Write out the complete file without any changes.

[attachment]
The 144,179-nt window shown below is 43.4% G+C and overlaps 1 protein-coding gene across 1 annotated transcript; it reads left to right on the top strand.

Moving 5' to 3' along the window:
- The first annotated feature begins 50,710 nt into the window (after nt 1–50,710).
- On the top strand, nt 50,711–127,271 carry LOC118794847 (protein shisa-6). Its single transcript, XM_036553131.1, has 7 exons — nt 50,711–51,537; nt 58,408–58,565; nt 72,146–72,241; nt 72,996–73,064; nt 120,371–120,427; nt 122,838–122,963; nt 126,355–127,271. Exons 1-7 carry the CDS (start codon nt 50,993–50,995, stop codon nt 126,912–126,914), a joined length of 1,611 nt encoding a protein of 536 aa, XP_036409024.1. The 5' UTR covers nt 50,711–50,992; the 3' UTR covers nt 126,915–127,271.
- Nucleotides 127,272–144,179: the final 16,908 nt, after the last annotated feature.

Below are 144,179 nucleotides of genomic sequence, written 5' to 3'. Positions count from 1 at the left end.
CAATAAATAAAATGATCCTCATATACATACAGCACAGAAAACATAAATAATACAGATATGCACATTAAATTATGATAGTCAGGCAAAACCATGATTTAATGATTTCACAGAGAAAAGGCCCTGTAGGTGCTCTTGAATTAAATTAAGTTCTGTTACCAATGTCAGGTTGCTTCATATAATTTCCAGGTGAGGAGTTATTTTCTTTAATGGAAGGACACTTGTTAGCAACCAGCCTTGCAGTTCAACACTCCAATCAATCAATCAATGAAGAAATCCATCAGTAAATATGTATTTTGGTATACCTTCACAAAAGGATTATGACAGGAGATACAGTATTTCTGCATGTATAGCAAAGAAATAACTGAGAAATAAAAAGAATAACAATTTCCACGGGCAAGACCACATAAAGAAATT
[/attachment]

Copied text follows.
The 144,179-nt window shown below is 43.4% G+C and overlaps 1 protein-coding gene across 1 annotated transcript; it reads left to right on the top strand.

Moving 5' to 3' along the window:
- The first annotated feature begins 50,710 nt into the window (after nt 1–50,710).
- On the top strand, nt 50,711–127,271 carry LOC118794847 (protein shisa-6). Its single transcript, XM_036553131.1, has 7 exons — nt 50,711–51,537; nt 58,408–58,565; nt 72,146–72,241; nt 72,996–73,064; nt 120,371–120,427; nt 122,838–122,963; nt 126,355–127,271. Exons 1-7 carry the CDS (start codon nt 50,993–50,995, stop codon nt 126,912–126,914), a joined length of 1,611 nt encoding a protein of 536 aa, XP_036409024.1. The 5' UTR covers nt 50,711–50,992; the 3' UTR covers nt 126,915–127,271.
- Nucleotides 127,272–144,179: the final 16,908 nt, after the last annotated feature.

Below are 144,179 nucleotides of genomic sequence, written 5' to 3'. Positions count from 1 at the left end.
CAATAAATAAAATGATCCTCATATACATACAGCACAGAAAACATAAATAATACAGATATGCACATTAAATTATGATAGTCAGGCAAAACCATGATTTAATGATTTCACAGAGAAAAGGCCCTGTAGGTGCTCTTGAATTAAATTAAGTTCTGTTACCAATGTCAGGTTGCTTCATATAATTTCCAGGTGAGGAGTTATTTTCTTTAATGGAAGGACACTTGTTAGCAACCAGCCTTGCAGTTCAACACTCCAATCAATCAATCAATGAAGAAATCCATCAGTAAATATGTATTTTGGTATACCTTCACAAAAGGATTATGACAGGAGATACAGTATTTCTGCATGTATAGCAAAGAAATAACTGAGAAATAAAAAGAATAACAATTTCCACGGGCAAGACCACATAAAGAAATT